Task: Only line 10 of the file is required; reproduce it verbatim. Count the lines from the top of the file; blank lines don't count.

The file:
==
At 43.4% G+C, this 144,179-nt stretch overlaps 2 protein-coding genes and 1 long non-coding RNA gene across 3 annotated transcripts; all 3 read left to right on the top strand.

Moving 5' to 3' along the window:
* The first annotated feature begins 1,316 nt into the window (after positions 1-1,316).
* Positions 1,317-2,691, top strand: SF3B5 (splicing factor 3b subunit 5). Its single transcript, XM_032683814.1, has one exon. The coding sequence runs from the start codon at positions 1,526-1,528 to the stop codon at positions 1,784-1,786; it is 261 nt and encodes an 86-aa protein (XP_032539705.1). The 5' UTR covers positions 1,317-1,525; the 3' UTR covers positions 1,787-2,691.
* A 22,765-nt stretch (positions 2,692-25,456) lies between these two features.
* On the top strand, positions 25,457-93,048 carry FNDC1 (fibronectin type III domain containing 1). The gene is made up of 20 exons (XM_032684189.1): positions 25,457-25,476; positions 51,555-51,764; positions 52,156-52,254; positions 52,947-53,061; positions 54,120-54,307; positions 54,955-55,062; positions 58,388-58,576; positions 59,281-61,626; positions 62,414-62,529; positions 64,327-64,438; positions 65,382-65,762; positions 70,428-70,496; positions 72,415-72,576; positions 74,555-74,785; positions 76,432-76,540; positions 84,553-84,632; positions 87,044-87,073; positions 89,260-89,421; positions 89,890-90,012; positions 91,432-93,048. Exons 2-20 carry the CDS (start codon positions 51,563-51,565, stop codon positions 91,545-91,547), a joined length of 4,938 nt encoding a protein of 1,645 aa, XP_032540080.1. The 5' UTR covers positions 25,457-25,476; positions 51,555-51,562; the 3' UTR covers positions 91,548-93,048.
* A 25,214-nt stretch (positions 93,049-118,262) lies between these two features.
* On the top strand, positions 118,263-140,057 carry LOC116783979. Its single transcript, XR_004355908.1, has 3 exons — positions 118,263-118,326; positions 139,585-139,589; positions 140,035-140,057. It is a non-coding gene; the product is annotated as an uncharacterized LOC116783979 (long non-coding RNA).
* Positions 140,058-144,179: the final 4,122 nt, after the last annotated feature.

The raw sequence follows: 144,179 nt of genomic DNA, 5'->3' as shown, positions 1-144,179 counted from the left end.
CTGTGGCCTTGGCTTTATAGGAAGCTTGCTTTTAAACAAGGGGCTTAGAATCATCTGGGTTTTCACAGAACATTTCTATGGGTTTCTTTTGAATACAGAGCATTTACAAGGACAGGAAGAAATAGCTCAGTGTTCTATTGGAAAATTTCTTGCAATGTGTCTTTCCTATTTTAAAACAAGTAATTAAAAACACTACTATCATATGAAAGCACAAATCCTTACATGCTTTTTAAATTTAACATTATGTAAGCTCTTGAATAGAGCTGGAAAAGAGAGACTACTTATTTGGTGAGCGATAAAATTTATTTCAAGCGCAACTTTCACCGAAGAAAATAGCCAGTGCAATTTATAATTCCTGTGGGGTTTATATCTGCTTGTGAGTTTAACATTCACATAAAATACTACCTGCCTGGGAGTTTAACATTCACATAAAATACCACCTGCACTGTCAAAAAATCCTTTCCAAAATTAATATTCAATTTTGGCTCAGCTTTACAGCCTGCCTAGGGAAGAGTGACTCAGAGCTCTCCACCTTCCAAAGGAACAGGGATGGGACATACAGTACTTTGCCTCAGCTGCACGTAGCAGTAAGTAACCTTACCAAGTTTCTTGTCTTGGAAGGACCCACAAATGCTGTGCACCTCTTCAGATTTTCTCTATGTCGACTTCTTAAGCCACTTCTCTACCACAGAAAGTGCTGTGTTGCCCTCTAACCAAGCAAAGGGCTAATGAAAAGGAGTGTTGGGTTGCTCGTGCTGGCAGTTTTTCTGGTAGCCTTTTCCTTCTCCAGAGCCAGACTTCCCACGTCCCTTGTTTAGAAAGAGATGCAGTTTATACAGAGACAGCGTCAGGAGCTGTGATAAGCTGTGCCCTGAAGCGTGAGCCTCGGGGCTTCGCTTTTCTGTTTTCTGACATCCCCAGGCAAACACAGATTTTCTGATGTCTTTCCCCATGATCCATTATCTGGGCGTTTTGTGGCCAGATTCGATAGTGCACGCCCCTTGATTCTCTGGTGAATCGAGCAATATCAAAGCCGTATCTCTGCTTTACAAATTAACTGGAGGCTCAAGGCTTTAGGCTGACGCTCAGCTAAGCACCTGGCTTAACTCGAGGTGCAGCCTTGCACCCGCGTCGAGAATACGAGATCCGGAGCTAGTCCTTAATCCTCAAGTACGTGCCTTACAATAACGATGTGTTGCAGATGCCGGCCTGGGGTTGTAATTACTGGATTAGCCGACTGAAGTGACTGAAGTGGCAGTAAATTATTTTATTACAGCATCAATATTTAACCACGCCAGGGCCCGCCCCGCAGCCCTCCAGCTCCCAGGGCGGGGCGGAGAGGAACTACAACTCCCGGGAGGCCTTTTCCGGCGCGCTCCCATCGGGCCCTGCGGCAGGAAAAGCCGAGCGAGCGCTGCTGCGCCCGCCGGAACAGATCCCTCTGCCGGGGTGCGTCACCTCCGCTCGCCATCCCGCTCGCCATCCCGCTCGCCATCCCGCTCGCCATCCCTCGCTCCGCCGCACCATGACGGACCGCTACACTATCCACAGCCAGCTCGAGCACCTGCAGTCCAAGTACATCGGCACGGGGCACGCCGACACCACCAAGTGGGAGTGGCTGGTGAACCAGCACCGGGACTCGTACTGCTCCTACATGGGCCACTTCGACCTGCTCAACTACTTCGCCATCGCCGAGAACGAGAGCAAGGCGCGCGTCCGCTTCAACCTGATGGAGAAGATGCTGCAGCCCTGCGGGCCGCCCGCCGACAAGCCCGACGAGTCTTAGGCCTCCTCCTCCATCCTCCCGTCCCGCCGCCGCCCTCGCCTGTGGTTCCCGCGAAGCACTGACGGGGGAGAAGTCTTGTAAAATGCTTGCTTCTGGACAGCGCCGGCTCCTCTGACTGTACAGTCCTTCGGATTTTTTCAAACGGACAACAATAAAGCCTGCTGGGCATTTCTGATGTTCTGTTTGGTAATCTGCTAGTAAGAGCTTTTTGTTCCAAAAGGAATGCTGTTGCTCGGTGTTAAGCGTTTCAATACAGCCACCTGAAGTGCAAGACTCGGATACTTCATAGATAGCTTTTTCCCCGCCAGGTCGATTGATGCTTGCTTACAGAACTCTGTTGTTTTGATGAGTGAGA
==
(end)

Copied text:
The raw sequence follows: 144,179 nt of genomic DNA, 5'->3' as shown, positions 1-144,179 counted from the left end.